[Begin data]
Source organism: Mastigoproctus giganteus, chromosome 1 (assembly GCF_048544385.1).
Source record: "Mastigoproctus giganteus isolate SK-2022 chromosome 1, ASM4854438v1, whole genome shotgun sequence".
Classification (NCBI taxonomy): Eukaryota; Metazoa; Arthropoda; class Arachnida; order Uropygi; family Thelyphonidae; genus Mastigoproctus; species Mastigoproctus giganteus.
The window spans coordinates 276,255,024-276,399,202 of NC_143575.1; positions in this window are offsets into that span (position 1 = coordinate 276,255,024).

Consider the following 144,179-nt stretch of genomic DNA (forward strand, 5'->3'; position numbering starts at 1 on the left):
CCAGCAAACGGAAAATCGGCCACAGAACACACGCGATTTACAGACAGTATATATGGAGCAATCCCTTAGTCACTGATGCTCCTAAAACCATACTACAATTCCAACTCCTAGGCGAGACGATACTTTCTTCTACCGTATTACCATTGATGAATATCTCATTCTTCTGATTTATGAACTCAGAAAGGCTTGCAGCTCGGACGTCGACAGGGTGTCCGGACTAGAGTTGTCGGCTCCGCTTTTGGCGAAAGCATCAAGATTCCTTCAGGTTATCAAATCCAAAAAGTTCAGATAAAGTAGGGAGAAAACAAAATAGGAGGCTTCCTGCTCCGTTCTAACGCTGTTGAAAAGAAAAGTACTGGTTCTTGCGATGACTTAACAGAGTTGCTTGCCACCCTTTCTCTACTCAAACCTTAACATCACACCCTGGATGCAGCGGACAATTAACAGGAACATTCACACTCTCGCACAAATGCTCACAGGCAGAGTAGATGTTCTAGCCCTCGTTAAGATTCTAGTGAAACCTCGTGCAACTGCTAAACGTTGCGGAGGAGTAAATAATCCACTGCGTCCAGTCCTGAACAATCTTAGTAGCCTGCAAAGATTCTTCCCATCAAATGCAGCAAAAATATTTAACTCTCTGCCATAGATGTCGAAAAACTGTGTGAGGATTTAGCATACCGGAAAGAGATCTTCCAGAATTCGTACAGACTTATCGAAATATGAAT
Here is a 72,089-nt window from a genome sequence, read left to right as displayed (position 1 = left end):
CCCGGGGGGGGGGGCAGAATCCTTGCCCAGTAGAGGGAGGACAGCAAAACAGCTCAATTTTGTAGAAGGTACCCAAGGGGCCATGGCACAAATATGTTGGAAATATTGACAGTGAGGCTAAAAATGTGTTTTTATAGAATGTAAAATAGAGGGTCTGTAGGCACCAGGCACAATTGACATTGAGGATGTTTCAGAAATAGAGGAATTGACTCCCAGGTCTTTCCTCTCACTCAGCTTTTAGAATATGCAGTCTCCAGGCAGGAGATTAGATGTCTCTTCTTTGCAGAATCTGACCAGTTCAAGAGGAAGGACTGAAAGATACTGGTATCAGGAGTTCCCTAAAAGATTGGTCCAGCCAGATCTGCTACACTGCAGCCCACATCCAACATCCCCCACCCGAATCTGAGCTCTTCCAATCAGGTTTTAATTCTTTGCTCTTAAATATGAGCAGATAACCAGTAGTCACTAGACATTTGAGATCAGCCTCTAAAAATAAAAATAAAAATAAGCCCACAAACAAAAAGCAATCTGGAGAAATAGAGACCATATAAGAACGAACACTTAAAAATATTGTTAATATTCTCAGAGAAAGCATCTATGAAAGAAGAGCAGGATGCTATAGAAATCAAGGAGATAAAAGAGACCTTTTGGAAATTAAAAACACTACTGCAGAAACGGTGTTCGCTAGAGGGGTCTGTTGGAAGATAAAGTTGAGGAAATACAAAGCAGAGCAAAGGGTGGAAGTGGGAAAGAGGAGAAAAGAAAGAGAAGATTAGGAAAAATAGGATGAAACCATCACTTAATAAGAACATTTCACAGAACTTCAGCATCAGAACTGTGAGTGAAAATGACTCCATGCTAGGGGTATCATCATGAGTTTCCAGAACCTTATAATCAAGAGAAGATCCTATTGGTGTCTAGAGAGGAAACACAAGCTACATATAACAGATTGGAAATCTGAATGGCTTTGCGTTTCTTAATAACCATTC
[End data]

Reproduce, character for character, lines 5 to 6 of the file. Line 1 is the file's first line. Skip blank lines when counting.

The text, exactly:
Consider the following 144,179-nt stretch of genomic DNA (forward strand, 5'->3'; position numbering starts at 1 on the left):
CCAGCAAACGGAAAATCGGCCACAGAACACACGCGATTTACAGACAGTATATATGGAGCAATCCCTTAGTCACTGATGCTCCTAAAACCATACTACAATTCCAACTCCTAGGCGAGACGATACTTTCTTCTACCGTATTACCATTGATGAATATCTCATTCTTCTGATTTATGAACTCAGAAAGGCTTGCAGCTCGGACGTCGACAGGGTGTCCGGACTAGAGTTGTCGGCTCCGCTTTTGGCGAAAGCATCAAGATTCCTTCAGGTTATCAAATCCAAAAAGTTCAGATAAAGTAGGGAGAAAACAAAATAGGAGGCTTCCTGCTCCGTTCTAACGCTGTTGAAAAGAAAAGTACTGGTTCTTGCGATGACTTAACAGAGTTGCTTGCCACCCTTTCTCTACTCAAACCTTAACATCACACCCTGGATGCAGCGGACAATTAACAGGAACATTCACACTCTCGCACAAATGCTCACAGGCAGAGTAGATGTTCTAGCCCTCGTTAAGATTCTAGTGAAACCTCGTGCAACTGCTAAACGTTGCGGAGGAGTAAATAATCCACTGCGTCCAGTCCTGAACAATCTTAGTAGCCTGCAAAGATTCTTCCCATCAAATGCAGCAAAAATATTTAACTCTCTGCCATAGATGTCGAAAAACTGTGTGAGGATTTAGCATACCGGAAAGAGATCTTCCAGAATTCGTACAGACTTATCGAAATATGAAT